You are here: Home - Investing - Experienced Investor - News -

‘Biden bounce’ sees FTSE 100 lifted after inauguration

0
Written by:
21/01/2021
Joe Biden was sworn in as the 46th president of the United States of America yesterday. The move to the White House has brought stability for investors, and saw the FTSE 100 open with a “spring in its step”.

The new era for America saw the FTSE 100 advance 0.5% to 6,771 with financials, technology and healthcare stocks performing strongly.

HSBC and NatWest rose around 2.5% while software company Sage Group was the biggest riser, up 3.5%.

Susannah Streeter, senior investment and markets analyst at Hargreaves Lansdown, said: “’Stay at home’ shares like Just Eat Takeaway, Ocado and supermarket group J Sainsbury were also gaining ground, with expectations that a prolonged lockdown into the spring will keep demand for its deliveries high.”

Elsewhere, the positive momentum on Wall Street amid Biden’s $1.9 trillion emergency spending programme also extended across Asia and Europe.

Russ Mould, investment director at AJ Bell, said: “The Nikkei 225 moved 0.8% higher after the Bank of Japan upgraded its economic forecast for the next fiscal year to 3.9% expansion versus a 3.6% gain seen three months ago.

“The top riser was advertising group Dentsu, up 5.3%, as a stronger economy could drive more promotional activity among corporates. Also driving the share price was news that Dentsu might sell its headquarters in Tokyo for $2.9 billion.

“Germany’s DAX index traded 0.6% higher with healthcare, industrials and technology among the sectors in demand.”

However, Streeter added a note of caution: “The wave of optimism currently washing through the financial markets, prompted by President Joe Biden’s inauguration, is likely to ebb if infection rates to continue to rise, the vaccines are slow to roll out and if the virus mutates further.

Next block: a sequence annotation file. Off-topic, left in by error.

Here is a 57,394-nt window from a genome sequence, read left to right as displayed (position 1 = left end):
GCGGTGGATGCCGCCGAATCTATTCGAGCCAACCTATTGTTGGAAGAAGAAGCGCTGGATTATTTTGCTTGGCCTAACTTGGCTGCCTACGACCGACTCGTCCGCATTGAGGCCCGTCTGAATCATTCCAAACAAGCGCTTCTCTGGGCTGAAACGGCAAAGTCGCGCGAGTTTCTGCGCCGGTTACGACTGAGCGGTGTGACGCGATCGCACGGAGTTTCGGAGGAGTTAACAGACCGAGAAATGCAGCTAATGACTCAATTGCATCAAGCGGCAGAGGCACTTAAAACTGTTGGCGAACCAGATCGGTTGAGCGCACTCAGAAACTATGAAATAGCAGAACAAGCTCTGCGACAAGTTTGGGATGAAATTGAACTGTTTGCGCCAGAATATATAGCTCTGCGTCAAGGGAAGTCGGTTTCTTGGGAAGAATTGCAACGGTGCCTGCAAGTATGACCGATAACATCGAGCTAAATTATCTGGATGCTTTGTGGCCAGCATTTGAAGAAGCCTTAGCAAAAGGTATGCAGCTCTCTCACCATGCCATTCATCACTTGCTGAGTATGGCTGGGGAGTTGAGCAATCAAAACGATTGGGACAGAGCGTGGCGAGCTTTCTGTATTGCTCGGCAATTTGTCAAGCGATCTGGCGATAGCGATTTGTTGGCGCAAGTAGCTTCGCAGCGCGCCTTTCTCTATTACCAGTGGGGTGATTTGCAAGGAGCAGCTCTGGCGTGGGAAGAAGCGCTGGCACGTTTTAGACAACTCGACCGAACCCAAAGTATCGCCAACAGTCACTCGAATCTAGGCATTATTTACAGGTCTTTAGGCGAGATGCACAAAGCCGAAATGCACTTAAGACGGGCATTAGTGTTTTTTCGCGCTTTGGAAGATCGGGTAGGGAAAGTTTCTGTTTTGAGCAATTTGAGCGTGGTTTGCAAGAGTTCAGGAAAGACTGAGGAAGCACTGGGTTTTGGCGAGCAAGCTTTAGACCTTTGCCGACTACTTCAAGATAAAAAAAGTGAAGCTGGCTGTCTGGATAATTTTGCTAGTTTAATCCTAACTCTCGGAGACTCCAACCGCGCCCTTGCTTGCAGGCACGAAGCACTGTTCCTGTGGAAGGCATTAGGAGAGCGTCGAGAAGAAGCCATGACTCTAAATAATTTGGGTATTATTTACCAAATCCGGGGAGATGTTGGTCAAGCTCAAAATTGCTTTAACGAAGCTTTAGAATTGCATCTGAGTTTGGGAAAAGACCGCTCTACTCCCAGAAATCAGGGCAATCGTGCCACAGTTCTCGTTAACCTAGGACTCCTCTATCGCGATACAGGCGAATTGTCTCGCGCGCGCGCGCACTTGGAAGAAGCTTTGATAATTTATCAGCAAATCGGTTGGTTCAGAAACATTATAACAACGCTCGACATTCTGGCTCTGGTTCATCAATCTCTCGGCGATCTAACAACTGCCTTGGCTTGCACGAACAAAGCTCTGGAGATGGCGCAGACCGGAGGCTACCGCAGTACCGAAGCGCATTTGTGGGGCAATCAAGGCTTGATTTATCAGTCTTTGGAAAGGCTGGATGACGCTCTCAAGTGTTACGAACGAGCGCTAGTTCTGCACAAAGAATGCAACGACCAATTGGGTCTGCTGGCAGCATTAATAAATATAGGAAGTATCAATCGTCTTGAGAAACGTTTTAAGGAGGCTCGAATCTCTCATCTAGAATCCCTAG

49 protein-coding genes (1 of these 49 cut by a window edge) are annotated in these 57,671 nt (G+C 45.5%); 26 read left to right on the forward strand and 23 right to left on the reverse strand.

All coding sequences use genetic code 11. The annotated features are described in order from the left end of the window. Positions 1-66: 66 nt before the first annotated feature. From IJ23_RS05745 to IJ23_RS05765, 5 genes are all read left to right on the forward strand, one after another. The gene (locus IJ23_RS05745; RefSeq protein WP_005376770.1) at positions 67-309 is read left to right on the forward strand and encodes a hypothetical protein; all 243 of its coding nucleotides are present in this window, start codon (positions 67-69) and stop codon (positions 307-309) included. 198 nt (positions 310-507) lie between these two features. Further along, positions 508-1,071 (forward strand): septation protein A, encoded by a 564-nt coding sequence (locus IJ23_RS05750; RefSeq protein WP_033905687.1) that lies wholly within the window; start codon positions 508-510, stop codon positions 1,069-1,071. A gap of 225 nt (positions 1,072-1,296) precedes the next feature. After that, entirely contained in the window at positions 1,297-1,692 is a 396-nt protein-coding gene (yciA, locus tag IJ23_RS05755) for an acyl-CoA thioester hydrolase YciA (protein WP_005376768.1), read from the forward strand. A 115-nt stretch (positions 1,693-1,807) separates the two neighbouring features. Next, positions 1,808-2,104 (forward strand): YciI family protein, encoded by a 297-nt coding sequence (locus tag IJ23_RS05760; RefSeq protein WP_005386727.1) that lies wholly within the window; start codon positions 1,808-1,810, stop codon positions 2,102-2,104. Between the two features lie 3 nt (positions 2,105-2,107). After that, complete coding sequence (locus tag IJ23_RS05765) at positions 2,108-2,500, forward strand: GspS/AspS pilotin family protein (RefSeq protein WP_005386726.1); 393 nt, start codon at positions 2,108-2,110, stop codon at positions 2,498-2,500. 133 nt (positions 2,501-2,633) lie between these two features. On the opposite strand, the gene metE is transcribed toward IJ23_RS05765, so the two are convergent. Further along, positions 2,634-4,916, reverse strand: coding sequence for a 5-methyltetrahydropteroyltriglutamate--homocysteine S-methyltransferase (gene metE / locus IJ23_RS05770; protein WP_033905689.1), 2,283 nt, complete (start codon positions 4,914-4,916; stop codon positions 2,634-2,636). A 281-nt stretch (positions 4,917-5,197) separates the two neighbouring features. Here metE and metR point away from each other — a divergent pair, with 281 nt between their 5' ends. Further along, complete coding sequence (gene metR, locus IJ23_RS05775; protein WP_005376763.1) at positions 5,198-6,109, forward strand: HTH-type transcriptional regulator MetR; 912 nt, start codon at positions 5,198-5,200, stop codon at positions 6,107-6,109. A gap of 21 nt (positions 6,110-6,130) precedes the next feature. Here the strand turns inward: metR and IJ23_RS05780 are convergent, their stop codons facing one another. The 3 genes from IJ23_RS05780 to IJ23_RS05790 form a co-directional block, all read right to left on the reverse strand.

“Already Covid-19 has wreaked huge damage on economies around the world and a recovery will be painful with plenty of set-backs expected along the way.

“High unemployment rates will cause a ripple effect on consumer demand and although in the US industries like construction and green energy are expected to benefit from increased investment going forward, sectors worst hit by the pandemic such as retail, hospitality and travel are nursing injuries which are unlikely to heal for years.

“There is also a disconnect between the US stock market and the wider economy because indices are dominated by technology companies. They have been boosted by the acceleration of behaviour changes and digital trends brought on by the pandemic. But the spectre of greater regulation now hangs over the sector. New legislation will take time to be enacted, but the winds of change are blowing in the direction of a much tougher stance towards tech, which is likely to put pressure on some valuations down the line.”

There are 0 Comment(s)

If you wish to comment without signing in, click your cursor in the top box and tick the 'Sign in as a guest' box at the bottom.

Flight cancelled or delayed? Your rights explained

With no sign of the problems in UK aviation easing over the peak summer period, many will worry whether holida...

Rail strikes: Your travel and refund rights

Thousands of railway workers will strike across three days this week, grinding much of the transport system to...

How your monthly bills could rise as the base rate reaches 1.25%

The Bank of England has raised the base rate to 1.25% as predicted – the fifth consecutive rise in just six ...

What will happen if rates change

How your finances will be impacted by a rise in interest rates.

Regular Savings Calculator

Small regular contributions can build up nicely over time.

Online Savings Calculator

Work out how your online savings can build over time.

DIY investors: 10 common mistakes to avoid

For those without the help and experience of an adviser, here are 10 common DIY investor mistakes to avoid.

Mortgage down-valuations: Tips to avoid pulling out of a house sale

Down-valuations are on the rise. So, what does it mean for home buyers, and what can you do?

Five tips for surviving a bear market mauling

The S&P 500 has slipped into bear market territory and for UK investors, the FTSE 250 is also on the edge. Her...

Money Tips of the Week